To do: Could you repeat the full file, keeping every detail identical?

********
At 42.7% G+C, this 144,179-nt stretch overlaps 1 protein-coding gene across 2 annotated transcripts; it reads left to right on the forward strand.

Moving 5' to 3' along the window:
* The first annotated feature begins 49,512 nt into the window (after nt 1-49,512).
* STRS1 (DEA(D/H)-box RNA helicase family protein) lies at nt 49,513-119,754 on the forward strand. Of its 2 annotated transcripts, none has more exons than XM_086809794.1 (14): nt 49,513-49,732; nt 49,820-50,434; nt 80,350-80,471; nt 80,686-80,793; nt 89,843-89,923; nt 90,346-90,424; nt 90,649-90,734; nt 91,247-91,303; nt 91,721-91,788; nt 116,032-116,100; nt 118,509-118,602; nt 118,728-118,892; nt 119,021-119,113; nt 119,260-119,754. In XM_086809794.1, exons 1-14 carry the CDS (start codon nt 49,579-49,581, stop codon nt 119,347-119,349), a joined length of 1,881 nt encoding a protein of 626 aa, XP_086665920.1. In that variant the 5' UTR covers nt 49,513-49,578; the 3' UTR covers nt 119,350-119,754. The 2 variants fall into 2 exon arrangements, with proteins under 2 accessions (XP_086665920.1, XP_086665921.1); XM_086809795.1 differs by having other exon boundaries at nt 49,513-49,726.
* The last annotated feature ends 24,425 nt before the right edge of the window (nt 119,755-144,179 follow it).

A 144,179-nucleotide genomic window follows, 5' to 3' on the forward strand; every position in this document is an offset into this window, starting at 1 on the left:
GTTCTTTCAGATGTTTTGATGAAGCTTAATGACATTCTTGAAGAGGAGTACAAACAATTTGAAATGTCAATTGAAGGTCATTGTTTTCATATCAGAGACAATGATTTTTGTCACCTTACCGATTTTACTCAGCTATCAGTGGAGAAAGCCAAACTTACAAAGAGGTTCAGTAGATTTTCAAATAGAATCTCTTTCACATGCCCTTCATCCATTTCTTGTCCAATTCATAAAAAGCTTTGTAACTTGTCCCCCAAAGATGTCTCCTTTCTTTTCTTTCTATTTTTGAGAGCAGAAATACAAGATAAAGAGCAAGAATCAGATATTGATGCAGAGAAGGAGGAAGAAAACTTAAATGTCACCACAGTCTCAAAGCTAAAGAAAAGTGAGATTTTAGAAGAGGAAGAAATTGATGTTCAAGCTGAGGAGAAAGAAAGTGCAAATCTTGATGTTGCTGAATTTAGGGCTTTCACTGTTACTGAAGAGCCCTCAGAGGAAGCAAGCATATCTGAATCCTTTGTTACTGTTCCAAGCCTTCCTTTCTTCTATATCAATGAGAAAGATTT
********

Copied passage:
At 42.7% G+C, this 144,179-nt stretch overlaps 1 protein-coding gene across 2 annotated transcripts; it reads left to right on the forward strand.

Moving 5' to 3' along the window:
* The first annotated feature begins 49,512 nt into the window (after nt 1-49,512).
* STRS1 (DEA(D/H)-box RNA helicase family protein) lies at nt 49,513-119,754 on the forward strand. Of its 2 annotated transcripts, none has more exons than XM_086809794.1 (14): nt 49,513-49,732; nt 49,820-50,434; nt 80,350-80,471; nt 80,686-80,793; nt 89,843-89,923; nt 90,346-90,424; nt 90,649-90,734; nt 91,247-91,303; nt 91,721-91,788; nt 116,032-116,100; nt 118,509-118,602; nt 118,728-118,892; nt 119,021-119,113; nt 119,260-119,754. In XM_086809794.1, exons 1-14 carry the CDS (start codon nt 49,579-49,581, stop codon nt 119,347-119,349), a joined length of 1,881 nt encoding a protein of 626 aa, XP_086665920.1. In that variant the 5' UTR covers nt 49,513-49,578; the 3' UTR covers nt 119,350-119,754. The 2 variants fall into 2 exon arrangements, with proteins under 2 accessions (XP_086665920.1, XP_086665921.1); XM_086809795.1 differs by having other exon boundaries at nt 49,513-49,726.
* The last annotated feature ends 24,425 nt before the right edge of the window (nt 119,755-144,179 follow it).

A 144,179-nucleotide genomic window follows, 5' to 3' on the forward strand; every position in this document is an offset into this window, starting at 1 on the left:
GTTCTTTCAGATGTTTTGATGAAGCTTAATGACATTCTTGAAGAGGAGTACAAACAATTTGAAATGTCAATTGAAGGTCATTGTTTTCATATCAGAGACAATGATTTTTGTCACCTTACCGATTTTACTCAGCTATCAGTGGAGAAAGCCAAACTTACAAAGAGGTTCAGTAGATTTTCAAATAGAATCTCTTTCACATGCCCTTCATCCATTTCTTGTCCAATTCATAAAAAGCTTTGTAACTTGTCCCCCAAAGATGTCTCCTTTCTTTTCTTTCTATTTTTGAGAGCAGAAATACAAGATAAAGAGCAAGAATCAGATATTGATGCAGAGAAGGAGGAAGAAAACTTAAATGTCACCACAGTCTCAAAGCTAAAGAAAAGTGAGATTTTAGAAGAGGAAGAAATTGATGTTCAAGCTGAGGAGAAAGAAAGTGCAAATCTTGATGTTGCTGAATTTAGGGCTTTCACTGTTACTGAAGAGCCCTCAGAGGAAGCAAGCATATCTGAATCCTTTGTTACTGTTCCAAGCCTTCCTTTCTTCTATATCAATGAGAAAGATTT